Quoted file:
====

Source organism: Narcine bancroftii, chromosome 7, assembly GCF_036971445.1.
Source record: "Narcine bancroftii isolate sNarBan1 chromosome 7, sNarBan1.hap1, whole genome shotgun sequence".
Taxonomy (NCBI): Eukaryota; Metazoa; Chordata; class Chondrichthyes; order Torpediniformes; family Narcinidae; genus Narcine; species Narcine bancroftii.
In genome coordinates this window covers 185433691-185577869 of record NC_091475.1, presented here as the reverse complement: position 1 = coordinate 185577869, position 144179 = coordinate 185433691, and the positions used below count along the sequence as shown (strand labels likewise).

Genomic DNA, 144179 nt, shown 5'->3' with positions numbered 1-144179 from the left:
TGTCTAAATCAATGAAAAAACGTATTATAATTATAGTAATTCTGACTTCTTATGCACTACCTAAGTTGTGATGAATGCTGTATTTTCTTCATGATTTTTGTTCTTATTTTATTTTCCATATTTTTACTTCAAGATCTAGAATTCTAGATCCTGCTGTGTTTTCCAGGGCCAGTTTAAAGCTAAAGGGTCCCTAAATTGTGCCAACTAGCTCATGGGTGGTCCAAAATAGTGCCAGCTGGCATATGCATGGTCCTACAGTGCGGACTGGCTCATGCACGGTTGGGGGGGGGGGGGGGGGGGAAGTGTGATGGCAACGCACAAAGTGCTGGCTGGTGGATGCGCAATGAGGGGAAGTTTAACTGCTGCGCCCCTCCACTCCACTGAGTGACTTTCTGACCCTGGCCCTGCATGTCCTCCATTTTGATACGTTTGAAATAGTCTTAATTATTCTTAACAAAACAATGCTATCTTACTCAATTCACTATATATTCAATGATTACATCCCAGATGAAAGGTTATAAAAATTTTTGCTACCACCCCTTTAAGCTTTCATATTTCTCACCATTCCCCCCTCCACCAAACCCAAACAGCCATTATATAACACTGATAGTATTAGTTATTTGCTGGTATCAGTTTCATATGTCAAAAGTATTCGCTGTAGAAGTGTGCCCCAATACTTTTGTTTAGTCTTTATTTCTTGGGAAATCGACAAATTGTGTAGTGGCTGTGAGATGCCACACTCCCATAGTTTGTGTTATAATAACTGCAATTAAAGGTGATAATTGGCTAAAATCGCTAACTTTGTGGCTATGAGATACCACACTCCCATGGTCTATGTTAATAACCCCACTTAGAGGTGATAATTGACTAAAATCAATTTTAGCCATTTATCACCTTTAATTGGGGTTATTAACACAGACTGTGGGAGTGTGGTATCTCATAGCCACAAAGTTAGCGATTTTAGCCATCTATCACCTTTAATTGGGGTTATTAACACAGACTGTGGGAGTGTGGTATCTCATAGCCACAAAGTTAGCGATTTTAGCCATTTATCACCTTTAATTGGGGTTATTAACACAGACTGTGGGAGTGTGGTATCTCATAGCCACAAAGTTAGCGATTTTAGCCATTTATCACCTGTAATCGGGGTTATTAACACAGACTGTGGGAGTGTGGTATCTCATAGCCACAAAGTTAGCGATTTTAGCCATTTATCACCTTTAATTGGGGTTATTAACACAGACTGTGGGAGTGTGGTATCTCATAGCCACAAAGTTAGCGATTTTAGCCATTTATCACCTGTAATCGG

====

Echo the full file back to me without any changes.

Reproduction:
Source organism: Narcine bancroftii, chromosome 7, assembly GCF_036971445.1.
Source record: "Narcine bancroftii isolate sNarBan1 chromosome 7, sNarBan1.hap1, whole genome shotgun sequence".
Taxonomy (NCBI): Eukaryota; Metazoa; Chordata; class Chondrichthyes; order Torpediniformes; family Narcinidae; genus Narcine; species Narcine bancroftii.
In genome coordinates this window covers 185433691-185577869 of record NC_091475.1, presented here as the reverse complement: position 1 = coordinate 185577869, position 144179 = coordinate 185433691, and the positions used below count along the sequence as shown (strand labels likewise).

Genomic DNA, 144179 nt, shown 5'->3' with positions numbered 1-144179 from the left:
TGTCTAAATCAATGAAAAAACGTATTATAATTATAGTAATTCTGACTTCTTATGCACTACCTAAGTTGTGATGAATGCTGTATTTTCTTCATGATTTTTGTTCTTATTTTATTTTCCATATTTTTACTTCAAGATCTAGAATTCTAGATCCTGCTGTGTTTTCCAGGGCCAGTTTAAAGCTAAAGGGTCCCTAAATTGTGCCAACTAGCTCATGGGTGGTCCAAAATAGTGCCAGCTGGCATATGCATGGTCCTACAGTGCGGACTGGCTCATGCACGGTTGGGGGGGGGGGGGGGGGGGAAGTGTGATGGCAACGCACAAAGTGCTGGCTGGTGGATGCGCAATGAGGGGAAGTTTAACTGCTGCGCCCCTCCACTCCACTGAGTGACTTTCTGACCCTGGCCCTGCATGTCCTCCATTTTGATACGTTTGAAATAGTCTTAATTATTCTTAACAAAACAATGCTATCTTACTCAATTCACTATATATTCAATGATTACATCCCAGATGAAAGGTTATAAAAATTTTTGCTACCACCCCTTTAAGCTTTCATATTTCTCACCATTCCCCCCTCCACCAAACCCAAACAGCCATTATATAACACTGATAGTATTAGTTATTTGCTGGTATCAGTTTCATATGTCAAAAGTATTCGCTGTAGAAGTGTGCCCCAATACTTTTGTTTAGTCTTTATTTCTTGGGAAATCGACAAATTGTGTAGTGGCTGTGAGATGCCACACTCCCATAGTTTGTGTTATAATAACTGCAATTAAAGGTGATAATTGGCTAAAATCGCTAACTTTGTGGCTATGAGATACCACACTCCCATGGTCTATGTTAATAACCCCACTTAGAGGTGATAATTGACTAAAATCAATTTTAGCCATTTATCACCTTTAATTGGGGTTATTAACACAGACTGTGGGAGTGTGGTATCTCATAGCCACAAAGTTAGCGATTTTAGCCATCTATCACCTTTAATTGGGGTTATTAACACAGACTGTGGGAGTGTGGTATCTCATAGCCACAAAGTTAGCGATTTTAGCCATTTATCACCTTTAATTGGGGTTATTAACACAGACTGTGGGAGTGTGGTATCTCATAGCCACAAAGTTAGCGATTTTAGCCATTTATCACCTGTAATCGGGGTTATTAACACAGACTGTGGGAGTGTGGTATCTCATAGCCACAAAGTTAGCGATTTTAGCCATTTATCACCTTTAATTGGGGTTATTAACACAGACTGTGGGAGTGTGGTATCTCATAGCCACAAAGTTAGCGATTTTAGCCATTTATCACCTGTAATCGG